The Reverend Smith had befriended Leo Schnitter while he was a POW at a camp at Shipdham in Norfolk. Leo was repatriated in 1946, before the British Government agreed to allow POWs to stay in the UK after release, as long as they had work. Leo's family had been forced out of Czechoslovakia, and were living in the Russian Zone of eastern Germany. He remained there until escaping to the British Zone in 1950, eventually settling in Mannheim.

The book consists of the letters written by Leo after he returned to Germany. In this, the title is rather misleading, as the letters are actually from a 'former German POW'. They detail the experiences of his family, and their daily struggle to survive in a devastated Germany, facing shortages of food, clothing, restricted travel, and few opportunities. Many of the letters are requesting help from the Reverend, to supply items lacking in Germany. While interesting, the contents are somewhat repetitive, as often letters were delayed or lost, and this meant that a second letter would be sent - all letters received from Leo are included.

The Reverend repeatedly tried to find a way for Leo to return to England, to escape from the Russian Zone and to give him opportunities unavailable in Germany. In this he was unsuccessful, and Leo's letters stopped when he succeeded in escaping himself. Leo built a new life, and never returned to England.

Available from:

28 January 2014

The Freckleton Air Disaster - The B-24 Crash That Killed 38 Preschoolers and 23 Adults, August 23 1944

The Freckleton catastrophe of August 23, 1944, occurred when an American B-24 Liberator crashed into the small village of Freckleton in north west England. The plane was on a test flight when it encountered a rare and severe summer thunderstorm. Air traffic control at the American air base Warton recalled the bomber back to the base. When the pilot attempted to abort the landing because of poor visibility and high winds, a downdraft caught the plane and it crashed into the adjacent village of Freckleton. As the B-24 tumbled through the village, destroying three houses and a snack bar, flames erupted from wreckage and engulfed Holy Trinity grade school. Before the fire could be brought under control, the holocaust destroyed an entire generation of children in this village of fewer than 1,000 inhabitants. The village would never be the same.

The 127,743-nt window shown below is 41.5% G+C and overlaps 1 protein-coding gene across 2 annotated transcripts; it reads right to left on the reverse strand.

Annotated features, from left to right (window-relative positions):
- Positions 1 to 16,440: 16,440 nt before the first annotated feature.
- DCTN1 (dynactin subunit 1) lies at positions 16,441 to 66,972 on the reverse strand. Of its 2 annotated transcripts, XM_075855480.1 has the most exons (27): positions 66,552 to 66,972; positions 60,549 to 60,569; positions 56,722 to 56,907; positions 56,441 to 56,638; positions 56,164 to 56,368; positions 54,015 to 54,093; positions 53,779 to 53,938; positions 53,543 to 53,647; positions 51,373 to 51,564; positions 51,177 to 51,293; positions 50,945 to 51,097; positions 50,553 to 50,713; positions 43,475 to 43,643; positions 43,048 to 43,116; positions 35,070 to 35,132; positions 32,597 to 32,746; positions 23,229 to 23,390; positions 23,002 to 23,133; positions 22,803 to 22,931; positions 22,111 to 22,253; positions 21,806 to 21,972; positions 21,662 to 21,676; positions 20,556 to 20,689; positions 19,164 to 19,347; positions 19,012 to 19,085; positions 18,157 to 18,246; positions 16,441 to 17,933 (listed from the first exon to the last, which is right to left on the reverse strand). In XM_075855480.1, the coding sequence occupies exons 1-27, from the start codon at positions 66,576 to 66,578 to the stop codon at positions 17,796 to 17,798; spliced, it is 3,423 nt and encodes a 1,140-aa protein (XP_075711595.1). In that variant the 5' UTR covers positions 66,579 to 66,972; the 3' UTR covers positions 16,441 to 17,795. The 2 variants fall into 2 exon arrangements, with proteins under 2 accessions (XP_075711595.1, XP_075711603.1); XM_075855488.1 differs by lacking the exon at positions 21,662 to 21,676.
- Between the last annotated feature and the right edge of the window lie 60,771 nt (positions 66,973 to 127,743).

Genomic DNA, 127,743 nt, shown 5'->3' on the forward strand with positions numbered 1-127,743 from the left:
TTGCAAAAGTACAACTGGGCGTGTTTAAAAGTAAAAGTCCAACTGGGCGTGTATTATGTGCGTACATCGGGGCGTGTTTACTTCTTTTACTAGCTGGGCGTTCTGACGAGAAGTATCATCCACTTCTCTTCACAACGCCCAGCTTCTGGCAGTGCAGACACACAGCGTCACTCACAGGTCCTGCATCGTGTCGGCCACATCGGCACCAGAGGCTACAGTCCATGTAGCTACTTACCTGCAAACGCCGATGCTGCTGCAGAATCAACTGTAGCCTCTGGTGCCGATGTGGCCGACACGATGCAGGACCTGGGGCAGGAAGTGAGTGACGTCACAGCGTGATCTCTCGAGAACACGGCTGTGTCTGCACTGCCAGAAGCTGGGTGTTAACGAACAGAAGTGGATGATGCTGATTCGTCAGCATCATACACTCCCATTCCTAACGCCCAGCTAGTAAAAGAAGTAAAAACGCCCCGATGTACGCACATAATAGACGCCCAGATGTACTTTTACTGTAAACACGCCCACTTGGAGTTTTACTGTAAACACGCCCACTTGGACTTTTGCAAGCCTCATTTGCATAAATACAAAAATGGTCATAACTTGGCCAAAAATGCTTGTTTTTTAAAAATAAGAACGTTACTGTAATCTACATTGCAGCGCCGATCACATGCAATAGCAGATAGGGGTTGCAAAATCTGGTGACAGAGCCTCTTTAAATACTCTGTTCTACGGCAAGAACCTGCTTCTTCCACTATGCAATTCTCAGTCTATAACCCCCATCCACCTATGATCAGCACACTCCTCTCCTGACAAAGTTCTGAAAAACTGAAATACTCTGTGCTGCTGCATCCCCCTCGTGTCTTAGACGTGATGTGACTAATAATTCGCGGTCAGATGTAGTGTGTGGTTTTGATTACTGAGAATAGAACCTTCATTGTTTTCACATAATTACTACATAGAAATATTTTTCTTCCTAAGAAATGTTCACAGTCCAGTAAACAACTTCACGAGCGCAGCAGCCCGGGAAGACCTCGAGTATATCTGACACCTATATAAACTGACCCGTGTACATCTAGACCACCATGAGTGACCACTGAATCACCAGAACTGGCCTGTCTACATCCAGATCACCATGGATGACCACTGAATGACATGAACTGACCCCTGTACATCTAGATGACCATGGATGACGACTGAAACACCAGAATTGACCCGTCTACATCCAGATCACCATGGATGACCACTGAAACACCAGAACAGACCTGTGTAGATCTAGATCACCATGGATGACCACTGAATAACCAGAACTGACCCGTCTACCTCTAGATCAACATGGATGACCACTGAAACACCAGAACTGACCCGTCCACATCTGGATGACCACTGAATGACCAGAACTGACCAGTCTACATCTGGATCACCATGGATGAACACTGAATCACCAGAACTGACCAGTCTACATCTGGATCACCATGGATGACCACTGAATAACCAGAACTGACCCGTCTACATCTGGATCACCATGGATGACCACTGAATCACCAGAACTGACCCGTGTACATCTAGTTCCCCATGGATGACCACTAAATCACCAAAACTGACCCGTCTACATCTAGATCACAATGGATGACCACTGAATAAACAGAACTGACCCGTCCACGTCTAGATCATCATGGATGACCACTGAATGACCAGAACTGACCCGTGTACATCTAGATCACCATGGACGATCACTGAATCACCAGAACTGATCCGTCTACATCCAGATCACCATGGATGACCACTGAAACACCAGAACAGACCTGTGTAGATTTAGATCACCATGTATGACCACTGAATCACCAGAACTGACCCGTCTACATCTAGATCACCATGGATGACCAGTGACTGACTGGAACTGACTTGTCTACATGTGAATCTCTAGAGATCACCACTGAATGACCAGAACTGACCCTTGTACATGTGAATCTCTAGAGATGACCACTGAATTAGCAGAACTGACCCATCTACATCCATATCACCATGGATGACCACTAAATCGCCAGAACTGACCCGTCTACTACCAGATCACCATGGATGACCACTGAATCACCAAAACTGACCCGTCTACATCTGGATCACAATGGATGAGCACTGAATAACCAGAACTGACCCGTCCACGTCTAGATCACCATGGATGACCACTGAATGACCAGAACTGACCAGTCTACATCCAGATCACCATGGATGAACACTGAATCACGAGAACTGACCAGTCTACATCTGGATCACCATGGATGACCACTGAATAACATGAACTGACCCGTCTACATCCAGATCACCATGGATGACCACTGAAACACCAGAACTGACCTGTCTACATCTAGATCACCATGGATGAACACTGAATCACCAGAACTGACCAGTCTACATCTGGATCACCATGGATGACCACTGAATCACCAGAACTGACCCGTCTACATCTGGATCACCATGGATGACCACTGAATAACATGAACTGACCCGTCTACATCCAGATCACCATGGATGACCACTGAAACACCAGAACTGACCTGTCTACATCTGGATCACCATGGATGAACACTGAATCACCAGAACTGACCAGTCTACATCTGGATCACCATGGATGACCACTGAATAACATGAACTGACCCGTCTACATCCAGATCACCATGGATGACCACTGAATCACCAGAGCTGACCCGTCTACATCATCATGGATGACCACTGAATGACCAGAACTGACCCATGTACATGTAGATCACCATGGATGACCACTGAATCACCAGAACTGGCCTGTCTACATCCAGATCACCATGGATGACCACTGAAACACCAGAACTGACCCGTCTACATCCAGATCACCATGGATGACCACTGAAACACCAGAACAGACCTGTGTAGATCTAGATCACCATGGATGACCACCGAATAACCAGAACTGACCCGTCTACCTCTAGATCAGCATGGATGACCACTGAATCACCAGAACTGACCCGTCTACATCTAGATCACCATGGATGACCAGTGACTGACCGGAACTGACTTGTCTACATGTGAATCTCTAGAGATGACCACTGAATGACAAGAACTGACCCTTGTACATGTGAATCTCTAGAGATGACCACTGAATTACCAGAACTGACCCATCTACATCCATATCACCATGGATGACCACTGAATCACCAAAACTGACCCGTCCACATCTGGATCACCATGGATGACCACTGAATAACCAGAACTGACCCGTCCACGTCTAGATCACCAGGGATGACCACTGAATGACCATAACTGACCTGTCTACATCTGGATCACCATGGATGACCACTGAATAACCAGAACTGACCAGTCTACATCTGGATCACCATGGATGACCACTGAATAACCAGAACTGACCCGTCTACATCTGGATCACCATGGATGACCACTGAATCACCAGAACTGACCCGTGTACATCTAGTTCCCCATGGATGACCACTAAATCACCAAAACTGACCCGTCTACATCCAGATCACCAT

In a compelling account of sorrow, loss, hope and finally rebirth, the book looks at the history of the village, the establishment of the base at Warton, the crash, the funeral of the 61 victims, the official British inquest and the American investigation into the cause of the crash. The lives of the survivors, the servicemen and the villagers are followed through 2012. 

Available from:

20 November 2013

Festung Guernsey

Festung Guernsey is a series of 10 books, which provide a unique perspective on the history of the  Channel Islands Occupation. It is a study of the fortifications built by the Germans, written by the occupiers themselves.

In 1944 Lieutenant Colonel Hubner was charged with making a record of the immense fortifications. His team was drawn from the Divisionskartenstelle, the Divisional Cartographic Section, with some fourteen non-commissioned officers working across: drawing, photography, cartography, calligraphy and printing. The result is a stunning and comprehensive picture of the fortifications and a complete guide to their workings.